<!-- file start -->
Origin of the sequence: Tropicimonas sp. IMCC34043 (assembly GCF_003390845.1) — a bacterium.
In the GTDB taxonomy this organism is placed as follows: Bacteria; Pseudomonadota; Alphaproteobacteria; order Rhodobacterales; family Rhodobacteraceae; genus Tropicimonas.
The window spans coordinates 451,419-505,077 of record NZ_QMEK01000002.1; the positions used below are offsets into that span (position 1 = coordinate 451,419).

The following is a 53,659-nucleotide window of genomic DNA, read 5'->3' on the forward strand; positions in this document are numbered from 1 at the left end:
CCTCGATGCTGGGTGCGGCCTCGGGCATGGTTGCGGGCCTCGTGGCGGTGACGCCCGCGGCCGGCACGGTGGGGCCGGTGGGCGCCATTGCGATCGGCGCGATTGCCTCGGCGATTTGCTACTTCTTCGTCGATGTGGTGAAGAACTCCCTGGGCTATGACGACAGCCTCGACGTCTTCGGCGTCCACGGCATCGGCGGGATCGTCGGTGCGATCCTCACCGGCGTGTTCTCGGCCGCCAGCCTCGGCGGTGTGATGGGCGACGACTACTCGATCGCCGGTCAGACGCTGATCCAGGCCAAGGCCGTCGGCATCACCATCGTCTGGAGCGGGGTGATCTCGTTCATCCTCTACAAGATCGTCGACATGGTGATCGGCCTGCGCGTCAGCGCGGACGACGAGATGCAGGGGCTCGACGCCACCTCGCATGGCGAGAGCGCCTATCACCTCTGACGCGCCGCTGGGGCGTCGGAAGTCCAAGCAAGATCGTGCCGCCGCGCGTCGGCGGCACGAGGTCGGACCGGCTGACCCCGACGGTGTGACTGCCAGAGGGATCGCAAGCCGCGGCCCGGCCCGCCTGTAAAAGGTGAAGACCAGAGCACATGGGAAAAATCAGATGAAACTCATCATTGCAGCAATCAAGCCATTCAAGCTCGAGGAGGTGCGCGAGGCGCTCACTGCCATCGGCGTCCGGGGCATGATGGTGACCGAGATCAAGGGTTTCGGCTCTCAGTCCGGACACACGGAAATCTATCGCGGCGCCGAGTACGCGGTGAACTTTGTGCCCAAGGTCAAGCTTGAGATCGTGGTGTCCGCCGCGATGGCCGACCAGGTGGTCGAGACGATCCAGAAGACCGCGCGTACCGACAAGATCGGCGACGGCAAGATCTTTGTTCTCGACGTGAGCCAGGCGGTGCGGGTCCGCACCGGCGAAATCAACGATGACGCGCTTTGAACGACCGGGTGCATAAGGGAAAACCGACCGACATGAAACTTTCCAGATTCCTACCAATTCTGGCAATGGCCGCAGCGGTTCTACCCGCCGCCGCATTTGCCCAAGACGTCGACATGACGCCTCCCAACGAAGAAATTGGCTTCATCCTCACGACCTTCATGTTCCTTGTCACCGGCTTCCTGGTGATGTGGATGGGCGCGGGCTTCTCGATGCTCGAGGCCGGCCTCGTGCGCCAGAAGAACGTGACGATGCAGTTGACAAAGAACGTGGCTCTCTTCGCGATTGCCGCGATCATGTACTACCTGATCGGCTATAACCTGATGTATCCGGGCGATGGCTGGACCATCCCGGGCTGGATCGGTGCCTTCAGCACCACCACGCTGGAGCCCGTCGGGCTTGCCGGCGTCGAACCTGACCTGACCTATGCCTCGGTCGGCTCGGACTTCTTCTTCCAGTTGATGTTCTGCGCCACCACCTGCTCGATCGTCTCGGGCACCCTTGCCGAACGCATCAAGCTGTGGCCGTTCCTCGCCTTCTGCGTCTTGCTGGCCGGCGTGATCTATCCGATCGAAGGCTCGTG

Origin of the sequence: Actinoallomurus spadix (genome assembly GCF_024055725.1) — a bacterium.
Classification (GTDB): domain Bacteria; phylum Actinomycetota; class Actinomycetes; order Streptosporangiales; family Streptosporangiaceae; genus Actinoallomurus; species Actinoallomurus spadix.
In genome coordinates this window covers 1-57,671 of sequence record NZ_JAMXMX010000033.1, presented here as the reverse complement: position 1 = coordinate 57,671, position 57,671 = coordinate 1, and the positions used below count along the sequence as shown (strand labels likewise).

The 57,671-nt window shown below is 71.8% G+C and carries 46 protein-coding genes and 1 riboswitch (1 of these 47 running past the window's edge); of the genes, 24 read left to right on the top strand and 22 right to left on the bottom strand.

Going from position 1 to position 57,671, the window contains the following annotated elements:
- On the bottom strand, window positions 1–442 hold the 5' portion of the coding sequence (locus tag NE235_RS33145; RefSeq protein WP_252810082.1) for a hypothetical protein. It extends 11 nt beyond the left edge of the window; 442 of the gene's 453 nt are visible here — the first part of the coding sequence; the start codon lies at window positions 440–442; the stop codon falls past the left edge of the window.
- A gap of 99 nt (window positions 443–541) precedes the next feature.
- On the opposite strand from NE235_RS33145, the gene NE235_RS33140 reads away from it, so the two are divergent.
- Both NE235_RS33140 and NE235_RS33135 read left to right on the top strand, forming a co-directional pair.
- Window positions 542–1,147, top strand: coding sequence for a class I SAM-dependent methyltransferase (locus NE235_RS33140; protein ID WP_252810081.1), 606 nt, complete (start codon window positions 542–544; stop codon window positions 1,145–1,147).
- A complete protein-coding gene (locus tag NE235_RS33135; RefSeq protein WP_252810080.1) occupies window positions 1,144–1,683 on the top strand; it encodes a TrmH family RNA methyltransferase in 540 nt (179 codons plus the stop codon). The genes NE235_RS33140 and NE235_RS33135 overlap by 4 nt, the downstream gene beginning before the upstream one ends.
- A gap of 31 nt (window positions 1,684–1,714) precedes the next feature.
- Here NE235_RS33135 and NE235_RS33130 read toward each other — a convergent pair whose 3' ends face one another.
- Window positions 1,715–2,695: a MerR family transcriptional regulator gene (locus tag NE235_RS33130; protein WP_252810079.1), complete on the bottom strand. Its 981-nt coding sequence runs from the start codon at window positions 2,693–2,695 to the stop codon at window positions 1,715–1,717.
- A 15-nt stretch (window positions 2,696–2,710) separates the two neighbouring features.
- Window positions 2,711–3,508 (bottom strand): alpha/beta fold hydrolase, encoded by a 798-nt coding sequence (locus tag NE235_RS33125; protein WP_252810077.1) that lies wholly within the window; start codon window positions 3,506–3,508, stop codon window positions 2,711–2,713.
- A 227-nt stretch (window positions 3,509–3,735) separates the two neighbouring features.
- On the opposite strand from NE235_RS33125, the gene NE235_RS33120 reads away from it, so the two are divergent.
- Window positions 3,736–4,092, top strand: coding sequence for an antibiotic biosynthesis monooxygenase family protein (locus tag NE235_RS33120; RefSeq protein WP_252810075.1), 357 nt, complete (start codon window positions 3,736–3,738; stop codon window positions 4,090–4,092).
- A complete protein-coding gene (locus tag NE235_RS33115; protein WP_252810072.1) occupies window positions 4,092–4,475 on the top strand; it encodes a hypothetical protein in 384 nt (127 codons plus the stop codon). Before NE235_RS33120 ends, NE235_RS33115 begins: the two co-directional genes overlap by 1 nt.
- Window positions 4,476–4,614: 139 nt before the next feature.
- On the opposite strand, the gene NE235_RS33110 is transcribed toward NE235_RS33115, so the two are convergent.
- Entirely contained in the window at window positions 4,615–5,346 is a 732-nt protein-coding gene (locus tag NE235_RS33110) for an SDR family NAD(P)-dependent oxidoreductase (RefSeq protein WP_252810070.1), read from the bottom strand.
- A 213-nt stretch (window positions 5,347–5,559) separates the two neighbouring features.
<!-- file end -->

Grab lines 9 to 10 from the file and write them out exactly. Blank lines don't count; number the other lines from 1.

The 57,671-nt window shown below is 71.8% G+C and carries 46 protein-coding genes and 1 riboswitch (1 of these 47 running past the window's edge); of the genes, 24 read left to right on the top strand and 22 right to left on the bottom strand.

Going from position 1 to position 57,671, the window contains the following annotated elements: